PM Flipping

Hi,  Wondering if this is a normal thing. 

I woke up lying on my side as usual and I stretched my arm up and notice my PM was up on its side. Totally freaked me out and made it a very restless night the next night.


Pacemaker Flipping, not a good sign but can happen

by Gemita - 2024-01-03 04:08:48

Hello Wendells, yes I have known this to happen but it could lead to problems if it keeps occurring and the device is not secured.  

Our devices are usually sutured to the underlying tissue at implant to prevent movement or flipping but this isn't always the case, or a suture may break before our device is securely embedded into tissue. 

An Xray might be in order to check position of the leads and to see whether they are where they should be.  The concern is that if it keeps flipping it could damage the leads although they usually leave plenty of slack to allow for some movement. 

Flipping or manual manipulation of your device could eventually lead to lead dislodgement and device malfunction, resulting in a loss of capture which would cause symptoms.

I would get some checks for peace of mind and if it happens again, try not to forcibly push it back into position but seek help.  Watch for any unusual symptoms and report these too, but if you are feeling well, chances are that the "flipping" pacemaker if it was a one off, has caused no lasting harm.

Flipping PM

by Wendells - 2024-01-03 04:38:34

Hi 👋  Gemita

Thank you.

It doesn't flip right over but stands up on its edge. I've been told it is quite dangerous if it completely flips.

Will definitely be getting it checked. It freaked me out.


by piglet22 - 2024-01-03 05:17:20

Definitely get it checked ASAP.

It might be a one off but if it's done it once it can do it again.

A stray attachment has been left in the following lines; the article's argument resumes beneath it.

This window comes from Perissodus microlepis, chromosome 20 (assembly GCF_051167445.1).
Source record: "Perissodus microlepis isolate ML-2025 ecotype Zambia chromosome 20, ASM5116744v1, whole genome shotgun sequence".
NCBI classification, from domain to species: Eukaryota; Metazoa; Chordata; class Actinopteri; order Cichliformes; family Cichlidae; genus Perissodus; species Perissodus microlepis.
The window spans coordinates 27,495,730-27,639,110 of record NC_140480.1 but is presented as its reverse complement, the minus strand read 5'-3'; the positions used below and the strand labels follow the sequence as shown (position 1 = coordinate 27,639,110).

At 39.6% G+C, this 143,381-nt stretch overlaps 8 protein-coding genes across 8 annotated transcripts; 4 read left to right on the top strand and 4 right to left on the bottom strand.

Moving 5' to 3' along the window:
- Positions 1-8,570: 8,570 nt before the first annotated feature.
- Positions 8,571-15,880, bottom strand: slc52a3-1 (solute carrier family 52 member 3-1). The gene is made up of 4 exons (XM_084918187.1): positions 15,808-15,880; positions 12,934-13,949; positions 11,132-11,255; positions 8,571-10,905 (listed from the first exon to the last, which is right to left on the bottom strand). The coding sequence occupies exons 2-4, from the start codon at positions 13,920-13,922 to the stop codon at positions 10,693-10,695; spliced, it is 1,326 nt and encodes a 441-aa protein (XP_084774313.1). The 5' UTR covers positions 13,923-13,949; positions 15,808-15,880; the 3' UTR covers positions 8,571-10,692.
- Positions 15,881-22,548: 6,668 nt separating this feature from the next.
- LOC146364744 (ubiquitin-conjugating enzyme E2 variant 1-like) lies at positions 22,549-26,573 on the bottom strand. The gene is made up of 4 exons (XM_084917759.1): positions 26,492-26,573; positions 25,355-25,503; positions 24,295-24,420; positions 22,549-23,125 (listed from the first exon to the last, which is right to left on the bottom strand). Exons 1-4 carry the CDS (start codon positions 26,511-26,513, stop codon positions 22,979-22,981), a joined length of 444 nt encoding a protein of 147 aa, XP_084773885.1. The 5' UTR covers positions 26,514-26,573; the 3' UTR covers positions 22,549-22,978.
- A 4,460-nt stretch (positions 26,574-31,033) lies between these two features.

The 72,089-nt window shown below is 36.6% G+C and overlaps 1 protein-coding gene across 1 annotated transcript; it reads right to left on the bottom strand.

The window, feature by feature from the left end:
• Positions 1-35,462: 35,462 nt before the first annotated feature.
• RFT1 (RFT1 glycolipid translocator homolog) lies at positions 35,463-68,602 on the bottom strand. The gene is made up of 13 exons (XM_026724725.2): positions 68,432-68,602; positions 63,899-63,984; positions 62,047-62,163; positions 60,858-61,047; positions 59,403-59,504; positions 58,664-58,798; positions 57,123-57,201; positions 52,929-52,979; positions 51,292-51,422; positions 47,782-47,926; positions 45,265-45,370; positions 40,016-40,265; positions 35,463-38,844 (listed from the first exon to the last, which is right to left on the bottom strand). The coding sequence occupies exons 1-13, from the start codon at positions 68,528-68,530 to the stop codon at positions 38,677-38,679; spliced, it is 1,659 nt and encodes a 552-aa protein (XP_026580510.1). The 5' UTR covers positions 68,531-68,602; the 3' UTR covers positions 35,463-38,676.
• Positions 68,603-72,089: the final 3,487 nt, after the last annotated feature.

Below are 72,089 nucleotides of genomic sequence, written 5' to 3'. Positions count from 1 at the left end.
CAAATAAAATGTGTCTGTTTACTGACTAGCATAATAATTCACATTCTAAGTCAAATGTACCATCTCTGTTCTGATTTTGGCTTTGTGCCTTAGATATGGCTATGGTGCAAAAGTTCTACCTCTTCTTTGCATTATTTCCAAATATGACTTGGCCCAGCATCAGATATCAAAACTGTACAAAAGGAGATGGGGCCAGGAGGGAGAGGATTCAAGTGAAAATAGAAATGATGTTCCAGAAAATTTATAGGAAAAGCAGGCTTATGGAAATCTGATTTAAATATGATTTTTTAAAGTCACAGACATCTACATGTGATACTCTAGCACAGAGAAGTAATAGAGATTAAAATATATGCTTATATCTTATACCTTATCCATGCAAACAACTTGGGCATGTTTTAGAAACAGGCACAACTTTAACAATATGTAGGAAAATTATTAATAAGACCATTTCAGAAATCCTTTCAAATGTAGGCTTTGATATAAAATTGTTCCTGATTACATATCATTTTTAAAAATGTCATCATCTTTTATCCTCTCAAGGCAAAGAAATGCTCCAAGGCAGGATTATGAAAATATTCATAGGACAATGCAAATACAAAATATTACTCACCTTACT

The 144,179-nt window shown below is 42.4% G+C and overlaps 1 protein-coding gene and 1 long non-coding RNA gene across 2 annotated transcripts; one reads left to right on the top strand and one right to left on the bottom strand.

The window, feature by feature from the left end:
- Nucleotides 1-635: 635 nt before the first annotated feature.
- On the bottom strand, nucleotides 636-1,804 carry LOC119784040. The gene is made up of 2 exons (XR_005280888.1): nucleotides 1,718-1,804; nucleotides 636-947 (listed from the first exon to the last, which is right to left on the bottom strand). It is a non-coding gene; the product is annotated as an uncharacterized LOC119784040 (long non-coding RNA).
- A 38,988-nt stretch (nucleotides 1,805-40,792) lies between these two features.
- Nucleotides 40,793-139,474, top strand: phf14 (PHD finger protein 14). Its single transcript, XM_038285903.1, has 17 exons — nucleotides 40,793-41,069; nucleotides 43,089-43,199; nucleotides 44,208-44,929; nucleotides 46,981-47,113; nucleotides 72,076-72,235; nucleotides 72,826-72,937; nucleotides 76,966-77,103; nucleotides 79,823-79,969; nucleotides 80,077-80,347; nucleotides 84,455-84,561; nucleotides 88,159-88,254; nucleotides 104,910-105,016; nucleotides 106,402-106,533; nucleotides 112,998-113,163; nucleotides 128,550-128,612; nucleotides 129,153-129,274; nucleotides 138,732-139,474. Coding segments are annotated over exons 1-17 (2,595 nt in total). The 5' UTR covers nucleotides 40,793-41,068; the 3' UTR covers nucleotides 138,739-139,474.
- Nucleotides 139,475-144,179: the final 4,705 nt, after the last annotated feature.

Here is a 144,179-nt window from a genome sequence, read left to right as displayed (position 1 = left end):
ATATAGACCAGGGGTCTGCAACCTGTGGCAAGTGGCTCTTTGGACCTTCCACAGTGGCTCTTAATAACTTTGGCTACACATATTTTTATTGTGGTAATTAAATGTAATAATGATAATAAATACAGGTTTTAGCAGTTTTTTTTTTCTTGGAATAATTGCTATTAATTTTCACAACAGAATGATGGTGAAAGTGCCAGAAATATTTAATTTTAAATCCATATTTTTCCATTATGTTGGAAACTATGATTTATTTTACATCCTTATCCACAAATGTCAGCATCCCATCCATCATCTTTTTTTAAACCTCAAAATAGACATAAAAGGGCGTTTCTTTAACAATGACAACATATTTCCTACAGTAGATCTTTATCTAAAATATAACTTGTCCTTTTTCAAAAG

One of the characteristics of coaxial leads as presumably used in pacemaker leads, is that there is a minimum bend radius that must be adhered to to prevent "noise" being introduced into the already small signals being measured.

The electronic design of the pacemaker will have high levels of noise rejection caused by normal lead movement, but it has limits.

It would be useful to hear how you get on.

There are patients called twiddlers who do fiddle with their device, but it's a bit like Dirty Harry, did I turn it once or was it twice?

Mine leans over too

by Lavender - 2024-01-03 12:04:00

When I lie on my right side my pacemaker leans forward too. It's attached only on one side to my body. It's snug to the right side of the pacemaker but the left side leans forward. I just keep a small pillow up against the pacemaker in bed with my left arm draped over to hold it if lying on my right side. 

Mine too

by atiras - 2024-01-03 16:48:17

Mine does this regularly when I'm lying down. Advice from cardiologist: we won't rebury it (I'm a transplant recipient so the risk of infection is too great). I'm female so I'm wearing a sleep bra with extra padding above the pm but a small pillow would do the job too.

You know you're wired when...

Your pacemaker receives radio frequencies.

Member Quotes

The pacer systems are really very reliable. The main problem is the incompetent programming of them. If yours is working well for you, get on with life and enjoy it. You probably are more at risk of problems with a valve job than the pacer.